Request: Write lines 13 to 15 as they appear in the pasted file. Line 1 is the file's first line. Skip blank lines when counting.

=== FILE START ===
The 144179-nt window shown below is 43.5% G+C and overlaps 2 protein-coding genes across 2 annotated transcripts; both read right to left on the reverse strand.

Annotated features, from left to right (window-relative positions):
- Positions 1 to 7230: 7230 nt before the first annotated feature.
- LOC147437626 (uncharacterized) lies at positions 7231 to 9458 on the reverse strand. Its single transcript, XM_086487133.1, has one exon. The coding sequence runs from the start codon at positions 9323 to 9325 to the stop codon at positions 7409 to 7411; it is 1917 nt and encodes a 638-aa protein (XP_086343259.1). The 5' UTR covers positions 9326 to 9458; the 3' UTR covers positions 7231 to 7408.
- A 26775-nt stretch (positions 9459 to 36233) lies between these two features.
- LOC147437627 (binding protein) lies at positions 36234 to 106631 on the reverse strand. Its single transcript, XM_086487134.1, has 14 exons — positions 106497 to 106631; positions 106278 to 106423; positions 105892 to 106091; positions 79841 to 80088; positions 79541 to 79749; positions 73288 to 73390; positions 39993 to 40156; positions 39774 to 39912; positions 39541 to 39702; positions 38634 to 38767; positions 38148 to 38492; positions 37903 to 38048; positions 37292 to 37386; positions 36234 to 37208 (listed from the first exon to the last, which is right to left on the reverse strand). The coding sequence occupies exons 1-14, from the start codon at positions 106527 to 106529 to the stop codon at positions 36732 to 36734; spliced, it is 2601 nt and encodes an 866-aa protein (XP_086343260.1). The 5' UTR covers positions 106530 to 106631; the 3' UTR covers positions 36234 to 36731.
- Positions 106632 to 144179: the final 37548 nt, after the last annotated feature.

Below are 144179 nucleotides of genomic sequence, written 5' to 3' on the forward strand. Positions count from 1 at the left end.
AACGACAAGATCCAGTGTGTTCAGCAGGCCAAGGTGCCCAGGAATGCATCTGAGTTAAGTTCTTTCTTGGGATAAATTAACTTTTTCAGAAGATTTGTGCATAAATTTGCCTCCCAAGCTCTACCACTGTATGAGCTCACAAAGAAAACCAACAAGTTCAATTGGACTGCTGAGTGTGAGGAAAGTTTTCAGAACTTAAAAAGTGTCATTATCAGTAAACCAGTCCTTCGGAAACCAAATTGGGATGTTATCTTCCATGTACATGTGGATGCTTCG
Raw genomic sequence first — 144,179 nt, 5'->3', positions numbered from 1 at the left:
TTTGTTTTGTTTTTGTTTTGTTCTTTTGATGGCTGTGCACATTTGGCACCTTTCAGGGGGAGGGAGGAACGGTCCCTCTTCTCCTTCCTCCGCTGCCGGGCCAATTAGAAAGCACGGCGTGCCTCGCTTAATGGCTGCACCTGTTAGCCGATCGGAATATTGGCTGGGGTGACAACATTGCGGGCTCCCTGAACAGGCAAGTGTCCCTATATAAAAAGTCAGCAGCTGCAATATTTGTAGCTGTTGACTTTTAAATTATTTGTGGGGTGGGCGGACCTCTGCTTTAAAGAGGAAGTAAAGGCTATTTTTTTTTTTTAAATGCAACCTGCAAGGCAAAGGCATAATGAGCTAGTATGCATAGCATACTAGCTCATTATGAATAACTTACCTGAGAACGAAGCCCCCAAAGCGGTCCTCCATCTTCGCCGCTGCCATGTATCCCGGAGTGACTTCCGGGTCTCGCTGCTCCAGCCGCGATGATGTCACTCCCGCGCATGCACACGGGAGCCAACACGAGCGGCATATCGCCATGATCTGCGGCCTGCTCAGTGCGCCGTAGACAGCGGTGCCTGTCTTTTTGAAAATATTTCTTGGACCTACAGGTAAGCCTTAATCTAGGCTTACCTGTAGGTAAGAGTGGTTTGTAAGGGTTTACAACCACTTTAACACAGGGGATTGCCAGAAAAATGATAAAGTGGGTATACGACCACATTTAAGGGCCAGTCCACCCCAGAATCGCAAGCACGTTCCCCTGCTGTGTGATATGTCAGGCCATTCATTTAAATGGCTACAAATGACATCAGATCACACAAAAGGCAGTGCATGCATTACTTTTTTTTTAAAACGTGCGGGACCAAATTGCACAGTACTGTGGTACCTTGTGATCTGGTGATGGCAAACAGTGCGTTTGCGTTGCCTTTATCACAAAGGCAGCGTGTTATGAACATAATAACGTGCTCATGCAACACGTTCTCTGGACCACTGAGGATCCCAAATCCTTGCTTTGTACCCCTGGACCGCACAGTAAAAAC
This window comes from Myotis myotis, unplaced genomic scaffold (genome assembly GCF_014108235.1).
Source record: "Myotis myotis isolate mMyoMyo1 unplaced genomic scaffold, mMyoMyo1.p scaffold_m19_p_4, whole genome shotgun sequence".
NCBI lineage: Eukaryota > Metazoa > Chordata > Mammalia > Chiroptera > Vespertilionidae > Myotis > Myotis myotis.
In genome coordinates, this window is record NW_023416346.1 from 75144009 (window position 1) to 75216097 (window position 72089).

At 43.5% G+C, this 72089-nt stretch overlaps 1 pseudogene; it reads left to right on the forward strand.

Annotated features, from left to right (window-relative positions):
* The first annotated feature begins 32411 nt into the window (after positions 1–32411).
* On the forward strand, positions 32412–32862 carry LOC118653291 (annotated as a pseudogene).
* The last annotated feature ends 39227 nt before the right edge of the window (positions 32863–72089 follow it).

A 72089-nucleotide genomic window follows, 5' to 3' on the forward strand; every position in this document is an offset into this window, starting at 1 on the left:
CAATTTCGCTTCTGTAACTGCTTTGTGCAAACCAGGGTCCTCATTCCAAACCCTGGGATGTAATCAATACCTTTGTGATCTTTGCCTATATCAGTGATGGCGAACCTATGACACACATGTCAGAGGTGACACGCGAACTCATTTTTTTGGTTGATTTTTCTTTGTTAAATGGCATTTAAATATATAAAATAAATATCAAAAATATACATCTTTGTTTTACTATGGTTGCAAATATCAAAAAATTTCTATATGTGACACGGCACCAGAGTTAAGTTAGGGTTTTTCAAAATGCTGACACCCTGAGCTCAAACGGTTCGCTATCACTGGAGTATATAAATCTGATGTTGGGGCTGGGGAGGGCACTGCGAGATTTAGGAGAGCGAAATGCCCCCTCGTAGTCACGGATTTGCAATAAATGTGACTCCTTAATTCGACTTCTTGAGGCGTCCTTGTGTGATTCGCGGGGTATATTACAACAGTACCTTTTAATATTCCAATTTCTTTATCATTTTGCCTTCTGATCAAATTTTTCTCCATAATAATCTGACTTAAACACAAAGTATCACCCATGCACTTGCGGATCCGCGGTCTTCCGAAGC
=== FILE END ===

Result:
Source record: "Myotis myotis isolate mMyoMyo1 unplaced genomic scaffold, mMyoMyo1.p scaffold_m19_p_4, whole genome shotgun sequence".
NCBI lineage: Eukaryota > Metazoa > Chordata > Mammalia > Chiroptera > Vespertilionidae > Myotis > Myotis myotis.
In genome coordinates, this window is record NW_023416346.1 from 75144009 (window position 1) to 75216097 (window position 72089).